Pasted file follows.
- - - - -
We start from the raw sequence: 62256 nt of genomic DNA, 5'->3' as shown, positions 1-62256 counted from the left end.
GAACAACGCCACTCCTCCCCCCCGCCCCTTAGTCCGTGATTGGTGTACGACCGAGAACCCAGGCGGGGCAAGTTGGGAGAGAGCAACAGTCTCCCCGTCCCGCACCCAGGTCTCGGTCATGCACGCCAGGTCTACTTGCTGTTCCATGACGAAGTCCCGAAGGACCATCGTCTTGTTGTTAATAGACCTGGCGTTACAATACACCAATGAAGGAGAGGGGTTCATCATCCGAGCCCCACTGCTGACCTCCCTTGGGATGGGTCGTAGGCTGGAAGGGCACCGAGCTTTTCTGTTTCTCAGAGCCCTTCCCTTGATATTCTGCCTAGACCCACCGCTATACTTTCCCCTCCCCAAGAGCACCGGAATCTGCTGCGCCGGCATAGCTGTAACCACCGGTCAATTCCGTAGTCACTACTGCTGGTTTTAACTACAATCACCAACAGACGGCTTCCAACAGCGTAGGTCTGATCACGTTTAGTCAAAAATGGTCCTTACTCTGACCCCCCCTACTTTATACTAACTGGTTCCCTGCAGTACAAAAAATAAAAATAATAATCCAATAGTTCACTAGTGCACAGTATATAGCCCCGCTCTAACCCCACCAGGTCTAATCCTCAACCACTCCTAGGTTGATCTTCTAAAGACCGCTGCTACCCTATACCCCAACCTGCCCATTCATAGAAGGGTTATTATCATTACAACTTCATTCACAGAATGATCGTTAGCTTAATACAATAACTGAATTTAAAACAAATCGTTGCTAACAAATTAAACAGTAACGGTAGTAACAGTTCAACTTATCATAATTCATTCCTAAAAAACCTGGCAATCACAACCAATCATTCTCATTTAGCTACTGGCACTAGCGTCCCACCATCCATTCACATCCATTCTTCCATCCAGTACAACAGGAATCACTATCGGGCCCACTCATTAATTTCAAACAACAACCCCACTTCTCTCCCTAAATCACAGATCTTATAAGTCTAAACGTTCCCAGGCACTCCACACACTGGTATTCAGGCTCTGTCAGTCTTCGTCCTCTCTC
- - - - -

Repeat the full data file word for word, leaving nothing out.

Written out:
We start from the raw sequence: 62256 nt of genomic DNA, 5'->3' as shown, positions 1-62256 counted from the left end.
GAACAACGCCACTCCTCCCCCCCGCCCCTTAGTCCGTGATTGGTGTACGACCGAGAACCCAGGCGGGGCAAGTTGGGAGAGAGCAACAGTCTCCCCGTCCCGCACCCAGGTCTCGGTCATGCACGCCAGGTCTACTTGCTGTTCCATGACGAAGTCCCGAAGGACCATCGTCTTGTTGTTAATAGACCTGGCGTTACAATACACCAATGAAGGAGAGGGGTTCATCATCCGAGCCCCACTGCTGACCTCCCTTGGGATGGGTCGTAGGCTGGAAGGGCACCGAGCTTTTCTGTTTCTCAGAGCCCTTCCCTTGATATTCTGCCTAGACCCACCGCTATACTTTCCCCTCCCCAAGAGCACCGGAATCTGCTGCGCCGGCATAGCTGTAACCACCGGTCAATTCCGTAGTCACTACTGCTGGTTTTAACTACAATCACCAACAGACGGCTTCCAACAGCGTAGGTCTGATCACGTTTAGTCAAAAATGGTCCTTACTCTGACCCCCCCTACTTTATACTAACTGGTTCCCTGCAGTACAAAAAATAAAAATAATAATCCAATAGTTCACTAGTGCACAGTATATAGCCCCGCTCTAACCCCACCAGGTCTAATCCTCAACCACTCCTAGGTTGATCTTCTAAAGACCGCTGCTACCCTATACCCCAACCTGCCCATTCATAGAAGGGTTATTATCATTACAACTTCATTCACAGAATGATCGTTAGCTTAATACAATAACTGAATTTAAAACAAATCGTTGCTAACAAATTAAACAGTAACGGTAGTAACAGTTCAACTTATCATAATTCATTCCTAAAAAACCTGGCAATCACAACCAATCATTCTCATTTAGCTACTGGCACTAGCGTCCCACCATCCATTCACATCCATTCTTCCATCCAGTACAACAGGAATCACTATCGGGCCCACTCATTAATTTCAAACAACAACCCCACTTCTCTCCCTAAATCACAGATCTTATAAGTCTAAACGTTCCCAGGCACTCCACACACTGGTATTCAGGCTCTGTCAGTCTTCGTCCTCTCTC